As it is employed in the subject specification, the term “processor” can refer to substantially any computing processing unit or device comprising, but not limited to, single-core processors; single-processors with software multithread execution capability; multi-core processors; multi-core processors with software multithread execution capability; multi-core processors with hardware multithread technology; parallel platforms; and parallel platforms with distributed shared memory. Additionally, a processor can refer to an integrated circuit, an application specific integrated circuit (ASIC), a digital signal processor (DSP), a field programmable gate array (FPGA), a programmable logic controller (PLC), a complex programmable logic device (CPLD), a discrete gate or transistor logic, discrete hardware components, or any combination thereof designed to perform the functions described herein. Further, processors can exploit nano-scale architectures such as, but not limited to, molecular and quantum-dot based transistors, switches, and gates, in order to optimize space usage or enhance performance of user equipment. A processor can also be implemented as a combination of computing processing units. In this disclosure, terms such as “store,” “storage,” “data store,” data storage,” “database,” and substantially any other information storage component relevant to operation and functionality of a component are utilized to refer to “memory components,” entities embodied in a “memory,” or components comprising a memory. It is to be appreciated that memory and/or memory components described herein can be either volatile memory or nonvolatile memory or can include both volatile and nonvolatile memory. By way of illustration, and not limitation, nonvolatile memory can include read only memory (ROM), programmable ROM (PROM), electrically programmable ROM (EPROM), electrically erasable ROM (EEPROM), flash memory, or nonvolatile RAM (e.g., ferroelectric RAM (FeRAM). Volatile memory can include RAM, which can act as external cache memory, for example. By way of illustration and not limitation, RAM is available in many forms such as synchronous RAM (SRAM), dynamic RAM (DRAM), synchronous DRAM (SDRAM), double data rate SDRAM (DDR SDRAM), enhanced SDRAM (ESDRAM), Synchlink DRAM (SLDRAM), direct Rambus RAM (DRRAM), direct Rambus dynamic RAM (DRDRAM), and Rambus dynamic RAM (RDRAM). Additionally, the disclosed memory components of systems or computer-implemented methods herein are intended to include, without being limited to including, these and any other suitable types of memory.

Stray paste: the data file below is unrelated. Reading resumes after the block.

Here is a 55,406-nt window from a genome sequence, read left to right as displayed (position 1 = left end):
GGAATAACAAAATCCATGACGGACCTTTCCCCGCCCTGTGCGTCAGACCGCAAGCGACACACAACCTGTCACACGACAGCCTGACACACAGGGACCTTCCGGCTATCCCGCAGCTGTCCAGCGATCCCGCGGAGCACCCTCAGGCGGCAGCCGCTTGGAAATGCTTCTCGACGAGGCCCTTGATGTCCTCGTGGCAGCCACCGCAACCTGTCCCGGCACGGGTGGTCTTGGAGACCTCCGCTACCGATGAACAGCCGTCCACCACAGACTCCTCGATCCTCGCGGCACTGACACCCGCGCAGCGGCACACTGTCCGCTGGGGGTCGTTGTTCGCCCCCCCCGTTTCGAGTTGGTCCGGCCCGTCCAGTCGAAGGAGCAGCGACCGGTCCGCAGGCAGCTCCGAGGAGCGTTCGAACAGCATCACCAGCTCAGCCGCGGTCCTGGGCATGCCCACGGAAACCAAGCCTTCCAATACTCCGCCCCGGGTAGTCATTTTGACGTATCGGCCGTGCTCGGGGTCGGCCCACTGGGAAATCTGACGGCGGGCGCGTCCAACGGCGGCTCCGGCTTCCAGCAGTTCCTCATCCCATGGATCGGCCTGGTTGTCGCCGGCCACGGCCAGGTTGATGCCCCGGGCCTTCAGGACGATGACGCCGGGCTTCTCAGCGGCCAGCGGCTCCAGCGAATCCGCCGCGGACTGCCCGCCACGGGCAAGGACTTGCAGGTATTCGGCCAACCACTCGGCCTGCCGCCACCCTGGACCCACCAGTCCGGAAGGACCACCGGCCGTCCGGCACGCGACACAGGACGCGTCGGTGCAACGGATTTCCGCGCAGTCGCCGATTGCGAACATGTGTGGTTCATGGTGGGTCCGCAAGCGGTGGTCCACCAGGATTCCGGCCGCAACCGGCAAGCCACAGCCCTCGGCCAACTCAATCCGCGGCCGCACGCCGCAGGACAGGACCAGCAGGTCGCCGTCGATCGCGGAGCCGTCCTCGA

What has been described above include mere examples of systems and computer-implemented methods. It is, of course, not possible to describe every conceivable combination of components or computer-implemented methods for purposes of describing this disclosure, but one of ordinary skill in the art can recognize that many further combinations and permutations of this disclosure are possible. Furthermore, to the extent that the terms “includes,” “has,” “possesses,” and the like are used in the detailed description, claims, appendices and drawings such terms are intended to be inclusive in a manner similar to the term “comprising” as “comprising” is interpreted when employed as a transitional word in a claim.
The descriptions of the various embodiments have been presented for purposes of illustration, but are not intended to be exhaustive or limited to the embodiments disclosed. Many modifications and variations will be apparent to those of ordinary skill in the art without departing from the scope and spirit of the described embodiments. The terminology used herein was chosen to best explain the principles of the embodiments, the practical application or technical improvement over technologies found in the marketplace, or to enable others of ordinary skill in the art to understand the embodiments disclosed herein.